Q&A with Joseph Guarisco

Dr. Joseph Guarisco is chairman of the Department of Emergency Medicine and the system chief of emergency services for Ochsner Health System in New Orleans. He will be giving his keynote presentation at the Healthcare Systems Process Improvement Conference on Sunday, March 3, 2013, from 3:15 p.m. to 4:30 p.m.

What is the most pervasive issue or challenge in health systems management today?

I’m pretty fortunate at Ochsner because we have incredible depth of leadership development here. We meet regularly. We have a fairly tight network, and we try to stay on top of healthcare issues. But all of us will experience increasing financial troubles unless we figure out how to do more about waste reduction, how to do more than we’re doing with less. And so it’s a big topic. It’s something we talk about almost every day. … The question is have we priced ourselves out of good healthcare. And my angle with [my presentation] would be to figure out how SHS could help us. That’s how I originally came to SHS because I thought, “Here’s where the engineers are.”

So I think it’s engineering waste out of the system so that we can do more. I look around at emergency medicine in the country and everyone’s spinning hard, working as hard as they can, and we still can’t deliver on quality and service like we think because we’ve priced ourselves out of delivering good quality and good service. And the answer comes from re-engineering how we do our work. And to me that’s the hottest topic. We’re on top of that right now. It’s almost a buzzword in waste reduction. But it’s really about lean and about more efficiency. And that’s what I’ve been doing here. That’s why we’ve redesigned our EDs, and that’s what we go around the country doing. Waste reduction is a big issue.

Based on all the awards you and your group have received, it looks like you’ve had a lot of success with these methods.

We are – we’ve had lots of success. [Hurricane] Katrina kind of caused us to double-up and focus even more on this because we were one of only a few hospitals left standing in New Orleans, and we really had a huge supply/demand imbalance and had to figure out how to do more than we were doing faster and more efficiently. So we’re on it. In fact, [we were just talking about how to continue] to tweak what we’re doing to meet demand. We’re the fastest growing healthcare system in the South right now, and the challenge is just continuing to figure out how to do as much as we can.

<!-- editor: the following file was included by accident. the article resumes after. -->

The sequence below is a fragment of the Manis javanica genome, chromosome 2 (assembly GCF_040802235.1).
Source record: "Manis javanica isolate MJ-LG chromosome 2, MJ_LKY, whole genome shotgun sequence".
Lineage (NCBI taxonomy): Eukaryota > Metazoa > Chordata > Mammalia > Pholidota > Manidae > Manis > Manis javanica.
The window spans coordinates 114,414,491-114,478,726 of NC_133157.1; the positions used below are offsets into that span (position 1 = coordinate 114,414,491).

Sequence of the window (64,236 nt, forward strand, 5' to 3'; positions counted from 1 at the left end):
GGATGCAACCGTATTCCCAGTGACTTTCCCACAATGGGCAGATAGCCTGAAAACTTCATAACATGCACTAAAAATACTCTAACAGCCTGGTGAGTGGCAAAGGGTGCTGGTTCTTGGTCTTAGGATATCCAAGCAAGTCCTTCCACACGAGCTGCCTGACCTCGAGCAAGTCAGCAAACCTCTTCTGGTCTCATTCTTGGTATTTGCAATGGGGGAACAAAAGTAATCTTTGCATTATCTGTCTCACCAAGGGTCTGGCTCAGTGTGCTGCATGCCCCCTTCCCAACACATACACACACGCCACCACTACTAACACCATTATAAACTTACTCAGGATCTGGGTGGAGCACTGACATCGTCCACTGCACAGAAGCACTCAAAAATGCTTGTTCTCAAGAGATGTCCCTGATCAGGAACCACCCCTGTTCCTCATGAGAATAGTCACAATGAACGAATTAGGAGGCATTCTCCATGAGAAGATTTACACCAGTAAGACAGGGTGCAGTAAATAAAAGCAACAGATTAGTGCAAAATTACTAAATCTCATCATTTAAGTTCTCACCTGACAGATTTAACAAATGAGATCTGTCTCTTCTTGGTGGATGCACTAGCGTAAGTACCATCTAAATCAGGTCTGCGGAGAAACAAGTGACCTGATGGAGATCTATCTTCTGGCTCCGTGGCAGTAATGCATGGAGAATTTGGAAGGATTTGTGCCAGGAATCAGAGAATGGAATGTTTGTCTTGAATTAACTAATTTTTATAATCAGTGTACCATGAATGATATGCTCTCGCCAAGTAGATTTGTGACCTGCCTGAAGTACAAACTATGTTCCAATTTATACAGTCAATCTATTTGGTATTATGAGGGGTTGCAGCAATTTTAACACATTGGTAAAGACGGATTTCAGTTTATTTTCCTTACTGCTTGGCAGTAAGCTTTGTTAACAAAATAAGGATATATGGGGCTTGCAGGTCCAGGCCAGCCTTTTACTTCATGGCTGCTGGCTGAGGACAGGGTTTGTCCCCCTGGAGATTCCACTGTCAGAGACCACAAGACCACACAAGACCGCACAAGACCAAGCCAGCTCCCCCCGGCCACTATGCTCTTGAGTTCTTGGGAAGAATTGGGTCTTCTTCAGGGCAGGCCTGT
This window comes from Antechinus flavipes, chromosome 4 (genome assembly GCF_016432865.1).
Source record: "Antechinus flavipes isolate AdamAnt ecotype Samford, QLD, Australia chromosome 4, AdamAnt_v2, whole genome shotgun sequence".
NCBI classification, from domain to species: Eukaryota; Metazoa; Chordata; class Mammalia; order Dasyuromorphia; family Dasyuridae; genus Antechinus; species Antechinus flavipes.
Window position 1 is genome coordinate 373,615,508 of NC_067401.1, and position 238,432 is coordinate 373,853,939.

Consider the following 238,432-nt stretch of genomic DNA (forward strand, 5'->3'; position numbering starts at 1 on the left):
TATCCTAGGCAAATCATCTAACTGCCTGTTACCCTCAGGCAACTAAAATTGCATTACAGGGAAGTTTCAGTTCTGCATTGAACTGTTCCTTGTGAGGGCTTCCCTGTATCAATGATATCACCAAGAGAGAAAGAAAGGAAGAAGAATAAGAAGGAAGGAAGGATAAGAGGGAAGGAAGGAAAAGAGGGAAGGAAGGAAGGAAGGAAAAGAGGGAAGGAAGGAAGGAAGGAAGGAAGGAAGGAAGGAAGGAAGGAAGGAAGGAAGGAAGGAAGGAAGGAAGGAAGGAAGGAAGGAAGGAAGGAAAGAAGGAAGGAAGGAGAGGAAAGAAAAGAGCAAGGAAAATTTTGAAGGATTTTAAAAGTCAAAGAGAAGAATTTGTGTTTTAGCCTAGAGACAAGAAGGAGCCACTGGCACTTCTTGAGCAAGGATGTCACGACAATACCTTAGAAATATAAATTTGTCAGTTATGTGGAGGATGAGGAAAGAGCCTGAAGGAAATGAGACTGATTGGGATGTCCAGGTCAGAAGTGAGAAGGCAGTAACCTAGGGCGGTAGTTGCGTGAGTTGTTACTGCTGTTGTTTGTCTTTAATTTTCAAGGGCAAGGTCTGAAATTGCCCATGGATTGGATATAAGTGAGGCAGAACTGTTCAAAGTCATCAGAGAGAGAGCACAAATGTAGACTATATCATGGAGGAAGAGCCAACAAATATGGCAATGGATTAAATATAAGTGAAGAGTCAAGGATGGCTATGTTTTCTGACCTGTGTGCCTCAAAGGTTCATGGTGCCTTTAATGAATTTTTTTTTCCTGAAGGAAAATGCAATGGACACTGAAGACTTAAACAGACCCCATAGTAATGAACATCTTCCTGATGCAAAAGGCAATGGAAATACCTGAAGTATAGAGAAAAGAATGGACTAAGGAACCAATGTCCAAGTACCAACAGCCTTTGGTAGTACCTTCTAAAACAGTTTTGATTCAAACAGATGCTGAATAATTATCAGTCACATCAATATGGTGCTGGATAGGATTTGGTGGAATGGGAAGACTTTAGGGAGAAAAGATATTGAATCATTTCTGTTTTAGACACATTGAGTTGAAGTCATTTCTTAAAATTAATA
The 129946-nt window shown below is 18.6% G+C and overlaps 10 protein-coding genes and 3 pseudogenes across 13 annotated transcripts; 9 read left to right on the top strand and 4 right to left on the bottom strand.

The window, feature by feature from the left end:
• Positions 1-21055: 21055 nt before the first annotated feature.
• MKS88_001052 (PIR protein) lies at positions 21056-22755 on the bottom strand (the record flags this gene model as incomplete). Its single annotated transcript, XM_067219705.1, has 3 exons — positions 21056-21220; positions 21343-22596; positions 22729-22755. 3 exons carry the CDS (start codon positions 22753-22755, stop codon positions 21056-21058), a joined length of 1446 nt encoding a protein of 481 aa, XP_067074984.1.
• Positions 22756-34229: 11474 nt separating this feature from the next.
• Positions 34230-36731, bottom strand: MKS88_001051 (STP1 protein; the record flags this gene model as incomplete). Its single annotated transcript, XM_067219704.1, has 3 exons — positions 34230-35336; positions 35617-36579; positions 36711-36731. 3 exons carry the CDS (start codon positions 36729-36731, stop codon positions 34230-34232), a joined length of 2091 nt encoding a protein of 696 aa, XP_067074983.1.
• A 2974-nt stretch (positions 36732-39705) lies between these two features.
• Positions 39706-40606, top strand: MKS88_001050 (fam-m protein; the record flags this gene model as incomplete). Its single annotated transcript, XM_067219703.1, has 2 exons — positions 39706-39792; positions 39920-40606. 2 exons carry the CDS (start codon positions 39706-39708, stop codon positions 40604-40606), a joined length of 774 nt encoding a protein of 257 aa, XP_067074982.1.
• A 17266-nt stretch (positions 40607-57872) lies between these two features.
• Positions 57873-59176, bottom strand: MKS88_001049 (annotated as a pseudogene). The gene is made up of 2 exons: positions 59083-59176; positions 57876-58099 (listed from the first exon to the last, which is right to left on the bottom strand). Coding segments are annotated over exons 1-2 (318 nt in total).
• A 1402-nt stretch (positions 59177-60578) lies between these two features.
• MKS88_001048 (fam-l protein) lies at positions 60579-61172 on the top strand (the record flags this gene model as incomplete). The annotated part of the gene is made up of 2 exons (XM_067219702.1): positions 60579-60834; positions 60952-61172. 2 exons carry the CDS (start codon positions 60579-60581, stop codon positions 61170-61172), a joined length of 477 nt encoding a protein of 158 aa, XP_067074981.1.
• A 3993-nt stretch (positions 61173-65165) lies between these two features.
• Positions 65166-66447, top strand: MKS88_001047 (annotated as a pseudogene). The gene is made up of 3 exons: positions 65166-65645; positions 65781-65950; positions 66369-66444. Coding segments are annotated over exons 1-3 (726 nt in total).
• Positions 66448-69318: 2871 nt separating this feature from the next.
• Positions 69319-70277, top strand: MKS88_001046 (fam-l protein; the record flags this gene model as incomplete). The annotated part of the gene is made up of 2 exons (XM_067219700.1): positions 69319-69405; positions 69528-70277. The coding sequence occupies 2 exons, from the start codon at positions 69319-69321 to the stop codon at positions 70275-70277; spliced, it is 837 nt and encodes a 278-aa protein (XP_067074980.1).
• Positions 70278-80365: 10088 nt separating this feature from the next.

What do you plan to discuss in your keynote presentation?

SHS was the first major group that came back to New Orleans after Katrina, the first ones in early 2006, and I remember that someone took a risk on the city and said we’re going to go back there and we’re going to have our conference there. So I was thinking about tying in my orientation with SHS and IIE and how, from that, I was able to network with some really key people at Banner, [and] we put together a game-changing approach to how people deliver care in emergency departments from a single SHS [conference presentation]. It came out of this burning platform to do something more after Katrina. So there’s a tie-in to my experience with the organization and what we’ve done in a small way and how to take that into a larger concept of bigger scope.